SUMTER, S.C. (courtesy morris.edu and The Sumter Item) — Eloise Paschal and Maria Kirby-Smith pulled the silk turquoise cloth off to reveal a new statue erected by the Solomon B. Jackson Jr. Administration Building at Morris College: a 6-foot, life-sized Luns C. Richardson, the ninth and longest-serving president.
Both Paschal, Richardson’s sister, and Kirby-Smith, the sculptor, looked in awe at the new piece of art in the center of the campus.
Morris College held a statue unveiling on Wednesday to honor the memory of the college’s former president. The bronze statue depicts Richardson with a book in his hand, his right foot forward and head held high, looking ahead with an inscription under him that reads: “Luns C. Richardson. President of Morris College. 1974-2017. He was a blessing to all that knew him.”
The Hartsville native began his tenure as Morris College president in July 1974 when the college was in financial turmoil. It was under Richardson’s leadership that the private, Baptist historically Black, co-educational college saw significant growth as his drive and administrative experience ushered the college into a new era of academic progress and distinction.
He expanded the academic program with at least 16 new majors, presided over the development of 17 new buildings, advanced technological development, added an Army ROTC Unit and increased enrollment and financial support, growing the school’s endowment from $30,000 to exceed $10 million, according to the college’s history.
He also marshaled the college in its initial accreditation by the Southern Association of Colleges and Schools Commission on Colleges in 1978 and membership in the College Fund and United Negro College Fund (UNCF) in 1982.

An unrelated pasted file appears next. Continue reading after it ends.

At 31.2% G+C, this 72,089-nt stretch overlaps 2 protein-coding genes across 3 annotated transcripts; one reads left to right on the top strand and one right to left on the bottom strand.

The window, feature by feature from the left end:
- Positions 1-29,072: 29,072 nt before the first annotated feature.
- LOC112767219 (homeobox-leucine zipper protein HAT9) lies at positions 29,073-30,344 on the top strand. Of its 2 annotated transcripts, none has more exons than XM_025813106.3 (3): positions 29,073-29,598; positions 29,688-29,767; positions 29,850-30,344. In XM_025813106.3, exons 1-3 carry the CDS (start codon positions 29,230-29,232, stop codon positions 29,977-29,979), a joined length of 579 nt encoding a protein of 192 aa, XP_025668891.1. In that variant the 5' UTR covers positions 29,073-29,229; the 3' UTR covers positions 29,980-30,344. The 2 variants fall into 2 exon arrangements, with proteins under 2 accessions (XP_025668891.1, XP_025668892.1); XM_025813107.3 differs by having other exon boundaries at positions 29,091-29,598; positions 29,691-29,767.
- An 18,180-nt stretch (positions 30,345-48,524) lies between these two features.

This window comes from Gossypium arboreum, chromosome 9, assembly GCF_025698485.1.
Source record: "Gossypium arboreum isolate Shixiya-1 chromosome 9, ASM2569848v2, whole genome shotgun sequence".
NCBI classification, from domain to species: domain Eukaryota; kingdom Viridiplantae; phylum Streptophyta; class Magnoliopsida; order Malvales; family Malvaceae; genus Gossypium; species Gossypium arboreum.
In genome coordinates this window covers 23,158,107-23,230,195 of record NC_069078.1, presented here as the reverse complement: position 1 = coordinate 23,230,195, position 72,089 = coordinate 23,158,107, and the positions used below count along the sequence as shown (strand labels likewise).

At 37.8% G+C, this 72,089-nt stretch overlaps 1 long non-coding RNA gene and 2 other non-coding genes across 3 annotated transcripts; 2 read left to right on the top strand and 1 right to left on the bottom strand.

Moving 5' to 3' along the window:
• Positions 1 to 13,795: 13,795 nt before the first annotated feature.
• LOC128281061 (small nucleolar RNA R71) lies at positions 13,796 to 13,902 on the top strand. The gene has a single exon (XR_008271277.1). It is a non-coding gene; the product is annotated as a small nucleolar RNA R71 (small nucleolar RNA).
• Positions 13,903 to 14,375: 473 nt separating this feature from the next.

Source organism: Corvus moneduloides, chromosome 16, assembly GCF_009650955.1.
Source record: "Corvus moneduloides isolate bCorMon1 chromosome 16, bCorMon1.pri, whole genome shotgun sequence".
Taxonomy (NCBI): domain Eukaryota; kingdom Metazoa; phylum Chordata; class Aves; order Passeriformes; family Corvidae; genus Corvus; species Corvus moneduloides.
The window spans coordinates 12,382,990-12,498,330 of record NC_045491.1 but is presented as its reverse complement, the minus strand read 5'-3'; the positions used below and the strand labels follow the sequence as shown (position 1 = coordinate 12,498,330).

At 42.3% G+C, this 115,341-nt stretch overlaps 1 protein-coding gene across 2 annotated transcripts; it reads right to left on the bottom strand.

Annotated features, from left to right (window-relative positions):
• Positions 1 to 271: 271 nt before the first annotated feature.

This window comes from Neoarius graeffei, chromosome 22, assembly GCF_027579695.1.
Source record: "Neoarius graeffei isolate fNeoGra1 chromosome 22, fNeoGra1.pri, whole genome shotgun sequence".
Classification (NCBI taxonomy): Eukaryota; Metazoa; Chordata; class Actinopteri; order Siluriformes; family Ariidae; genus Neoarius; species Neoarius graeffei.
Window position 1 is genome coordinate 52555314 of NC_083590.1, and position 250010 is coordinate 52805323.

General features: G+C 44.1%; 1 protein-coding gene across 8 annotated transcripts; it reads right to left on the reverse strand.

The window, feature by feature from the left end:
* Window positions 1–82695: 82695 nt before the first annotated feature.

After 43 years of service, he retired June 30, 2017, becoming the college’s and state’s longest-serving college president. He passed away in January 2018 at the age of 89.
Leroy Staggers, the current president at Morris College, said it’s an honor to recognize a legendary individual in the college’s history. Staggers said Richardson’s passion for education stands among other legendary Black educators, including Booker T. Washington and Mary McLeod Bethune.
“Everybody that he touched, every life that he touched, he made it better,” Staggers said. “He was indeed a great educator. He stands up there with the giants in education.”
Other individuals who encountered Richardson also spoke about his character.
“He was not an elected leader. He was a called leader,” said Donald Greene, president of Baptist Educational and Missionary Convention of S.C. Greene also said Richardson was a “meek, mild-mannered” individual who never sought attention but was always recognized by his peers and students for his hard work.
The statue, which had been two years in the making, was created by Kirby-Smith, who is a managing member of Certified Palmetto Bug Casting LLC.
“I’m honored to be part of it,” Kirby-Smith said.
She said she worked with Frank Williams Jr., pastor of Faith Missionary Baptist Church in Sumter, to get a statue in Richardson’s honor. She worked tirelessly with the Rev. Albert Williams, Richardson’s tailor, in getting every detail of his likeness – from his shoes to the number of buttons on his sleeve and the knot of his tie – to get a clear picture of the former president and pastor.
Her efforts paid off as family members such as Paschal; Stan Paschal, Eloise’s son and the nephew of Richardson; and former alumni who also attended the unveiling were amazed by the life-like statue.
His sister described having a close brother-sister relationship and called him “a boss,” someone who would help his siblings and other family members.
“If we needed something and he knew we needed it, he gave it without a lot of questions,” Paschal said. “I love him. I still do.”
Most who attended the event described him as a “man of dignity and a distinguished educator” and were jubilant to see the statue.
Just like the statue, Richardson’s legacy is cemented on the college campus for all to admire.